By Kamundia Muriithi
Amongst his age mates, Silvano Mbogo, 29, is one of the emerging successful entrepreneurs in Embu County with investments in transport, food and money lending business.
Mbogo, 29, has a fleet of seven motorbikes, runs butchery -cum-rice business, and operates an informal money lending bureau, in addition to employing eight people.
He credits his achievements to sheer hard work, purposeful savings, pouncing on available opportunities and taking risks.
Just five years ago, Mbogo was broke both financially and in spirit after he lost Sh200,000 from savings, sold property and contributions from parents to a con who had promised to help him get recruited into the military.
Penniless and bitter, Mbogo says he would have ended up a criminal were it not for his impressive bank savings records in previous years that enabled him to get a loan of Sh100,000 from Equity Bank in 2009.
“Using the loan money I bought a motorbike worth Sh70,000 and opened a butchery business in Embu town using Sh30,000. I manned the butchery on my own and employed a rider for the motorbike who would pay me Sh300 every day,” he narrates.
The alumni of St Michael Day Secondary School in Kevote area in the county says his set ups helped keep his mind occupied and forget the big loss he had incurred in his botched attempt to serve the country in the military.
Within no time his businesses had picked up and were churning out profits which he credits to his previous experience in running a kiosk.
After clearing his secondary education, Mbogo who hails from Gaturi North in Embu East Sub-County immediately went to work in construction sites where he saved up money and built a small house at home.
He also made his first stab into business by putting up a pool table in his home village, which closed shop due to competition from similar businesses.
He afterwards got employed at a kiosk in Embu town where he pretty fast build rapport with customers and it grew until his failed foray into the armed forces.
Back to his own motorbike and butchery businesses, Mbogo says the returns were good and in six months he had bought a second motorbike.
“The two motorbikes would generate Sh600 daily.I channelled the money to offsetting the loan. On the other hand I would save the proceeds from the butchery,” he adds.
Within one year he had cleared the loan and dedicated most of his earnings to savings such that by December 2011, he bought an eighth acre piece of land at Sh110,000.
In 2012 he bought his third motorcycle and due to improved liquidity he started a money lending business.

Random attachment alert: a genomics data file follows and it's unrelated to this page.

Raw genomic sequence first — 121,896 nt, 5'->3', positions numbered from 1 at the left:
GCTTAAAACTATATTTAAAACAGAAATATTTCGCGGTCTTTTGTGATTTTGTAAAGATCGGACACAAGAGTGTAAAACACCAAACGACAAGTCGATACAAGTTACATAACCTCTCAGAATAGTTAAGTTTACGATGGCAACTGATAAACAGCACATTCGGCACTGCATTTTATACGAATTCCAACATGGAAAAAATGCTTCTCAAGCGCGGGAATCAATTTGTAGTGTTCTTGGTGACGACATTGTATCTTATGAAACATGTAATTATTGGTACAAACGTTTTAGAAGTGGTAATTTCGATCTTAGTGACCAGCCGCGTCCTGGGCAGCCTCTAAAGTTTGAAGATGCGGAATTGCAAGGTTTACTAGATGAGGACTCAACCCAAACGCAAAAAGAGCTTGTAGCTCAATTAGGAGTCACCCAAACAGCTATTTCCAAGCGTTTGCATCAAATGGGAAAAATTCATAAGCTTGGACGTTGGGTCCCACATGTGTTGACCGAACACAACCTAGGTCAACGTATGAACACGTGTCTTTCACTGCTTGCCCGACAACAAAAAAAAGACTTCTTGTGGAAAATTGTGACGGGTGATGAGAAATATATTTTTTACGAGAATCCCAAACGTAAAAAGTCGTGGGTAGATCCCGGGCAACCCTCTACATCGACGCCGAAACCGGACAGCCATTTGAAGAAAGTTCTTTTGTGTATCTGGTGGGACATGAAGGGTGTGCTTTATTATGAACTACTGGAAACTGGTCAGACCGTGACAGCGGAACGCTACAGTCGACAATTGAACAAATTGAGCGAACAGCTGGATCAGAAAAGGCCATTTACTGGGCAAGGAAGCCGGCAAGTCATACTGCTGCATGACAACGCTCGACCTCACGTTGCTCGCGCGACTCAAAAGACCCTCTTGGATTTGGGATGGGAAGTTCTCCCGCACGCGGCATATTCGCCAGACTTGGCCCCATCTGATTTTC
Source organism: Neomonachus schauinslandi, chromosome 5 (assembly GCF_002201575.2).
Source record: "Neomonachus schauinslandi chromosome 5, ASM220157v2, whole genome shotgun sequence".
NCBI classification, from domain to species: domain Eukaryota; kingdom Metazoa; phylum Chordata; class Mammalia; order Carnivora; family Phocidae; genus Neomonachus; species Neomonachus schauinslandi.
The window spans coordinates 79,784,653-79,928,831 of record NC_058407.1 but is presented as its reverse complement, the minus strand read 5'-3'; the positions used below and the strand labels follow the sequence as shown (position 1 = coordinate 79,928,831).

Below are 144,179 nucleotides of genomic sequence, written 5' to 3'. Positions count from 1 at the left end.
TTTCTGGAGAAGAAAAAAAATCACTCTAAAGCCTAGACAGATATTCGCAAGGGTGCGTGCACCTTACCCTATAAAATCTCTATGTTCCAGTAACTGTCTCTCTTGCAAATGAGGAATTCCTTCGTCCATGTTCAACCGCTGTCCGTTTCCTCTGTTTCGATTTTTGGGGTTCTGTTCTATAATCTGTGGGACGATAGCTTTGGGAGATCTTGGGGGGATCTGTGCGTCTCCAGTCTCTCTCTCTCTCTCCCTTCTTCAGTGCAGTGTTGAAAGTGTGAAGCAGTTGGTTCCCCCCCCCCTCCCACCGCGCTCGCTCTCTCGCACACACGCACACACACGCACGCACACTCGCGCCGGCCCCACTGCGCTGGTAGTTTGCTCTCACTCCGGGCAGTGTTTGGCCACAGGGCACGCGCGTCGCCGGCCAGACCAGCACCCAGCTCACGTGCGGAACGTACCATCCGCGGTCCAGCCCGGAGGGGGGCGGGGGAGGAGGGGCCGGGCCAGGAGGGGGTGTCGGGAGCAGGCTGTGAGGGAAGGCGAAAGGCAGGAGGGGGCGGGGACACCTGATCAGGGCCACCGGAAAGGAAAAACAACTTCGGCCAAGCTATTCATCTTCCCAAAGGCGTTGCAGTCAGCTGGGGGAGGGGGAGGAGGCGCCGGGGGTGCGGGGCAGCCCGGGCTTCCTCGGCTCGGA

He would loan between Sh5,000 and 50,0000 mainly to friends and their friends whom he had studied over time and was confident they would put the money to good use and honour repayments.
His interest rate range from 10 percent to 20 percent and repayment period is usually capped at four months.
He says the business generates some good money but says defaults are a challenge especially because debtors do not attach security.
To date, his motorcycles have increased to seven which assures him daily income of Sh2,100.
He also expanded his butchery business and started stocking rice, which he sources directly from farms in Mwea, Kirinyaga County, and supplies to hotels.
He has also bought two more pieces of land using his savings; one through Uriithi Housing Cooperative, where he is a member, and paid only Sh130,000 and the balance of Sh150,000 in two instalments.
Early this year, using money borrowed from his Sacco he bought a car so as to smoothly run his businesses.
Mbogo counsels that a business person should always be ready for setbacks especially from unseen occurrences.
“I once lost a motorcycle. At another time a rider fled with another motorcycle which I recovered three months later,” he says.
In 2013, he also recalls he spent Sh600,000 on medication of his late wife, who unfortunately did not make it to recovery.
Mbogo has employed seven riders and one manager to handle the transport business.
All riders deposit money to his Equity Bank account through agents or mobile money transfers while the manager ensures everything proceeds smoothly.
He says recently while signing to guarantee someone to take a loan, the loan manager was impressed by his savings record that he told him the bank can construct a house for him on loan.
He has also loaned some of his former riders who now have their own motorbikes.
He advises young people to cultivate a saving culture and take loans only to invest or buy land, but not to fund luxurious lifestyles.
He plans to vie for Gaturi North Ward hoping to empower youths to pursue available opportunities as well as develop the area.